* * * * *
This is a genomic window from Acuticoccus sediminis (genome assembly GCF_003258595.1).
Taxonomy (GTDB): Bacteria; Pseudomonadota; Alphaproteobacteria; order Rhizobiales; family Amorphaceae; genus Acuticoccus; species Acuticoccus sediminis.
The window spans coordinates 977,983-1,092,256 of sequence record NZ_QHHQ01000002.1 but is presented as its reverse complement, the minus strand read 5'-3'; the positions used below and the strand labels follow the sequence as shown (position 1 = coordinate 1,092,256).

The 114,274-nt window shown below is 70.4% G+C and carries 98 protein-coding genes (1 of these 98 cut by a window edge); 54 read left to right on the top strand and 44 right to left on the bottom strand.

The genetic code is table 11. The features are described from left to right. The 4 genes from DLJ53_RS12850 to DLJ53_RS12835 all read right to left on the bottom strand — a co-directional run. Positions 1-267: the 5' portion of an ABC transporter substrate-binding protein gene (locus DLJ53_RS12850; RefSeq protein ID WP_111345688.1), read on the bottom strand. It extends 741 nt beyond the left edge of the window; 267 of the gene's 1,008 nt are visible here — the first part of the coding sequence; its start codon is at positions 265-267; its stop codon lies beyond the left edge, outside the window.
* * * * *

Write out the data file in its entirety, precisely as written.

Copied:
This is a genomic window from Acuticoccus sediminis (genome assembly GCF_003258595.1).
Taxonomy (GTDB): Bacteria; Pseudomonadota; Alphaproteobacteria; order Rhizobiales; family Amorphaceae; genus Acuticoccus; species Acuticoccus sediminis.
The window spans coordinates 977,983-1,092,256 of sequence record NZ_QHHQ01000002.1 but is presented as its reverse complement, the minus strand read 5'-3'; the positions used below and the strand labels follow the sequence as shown (position 1 = coordinate 1,092,256).

The 114,274-nt window shown below is 70.4% G+C and carries 98 protein-coding genes (1 of these 98 cut by a window edge); 54 read left to right on the top strand and 44 right to left on the bottom strand.

The genetic code is table 11. The features are described from left to right. The 4 genes from DLJ53_RS12850 to DLJ53_RS12835 all read right to left on the bottom strand — a co-directional run. Positions 1-267: the 5' portion of an ABC transporter substrate-binding protein gene (locus DLJ53_RS12850; RefSeq protein ID WP_111345688.1), read on the bottom strand. It extends 741 nt beyond the left edge of the window; 267 of the gene's 1,008 nt are visible here — the first part of the coding sequence; its start codon is at positions 265-267; its stop codon lies beyond the left edge, outside the window.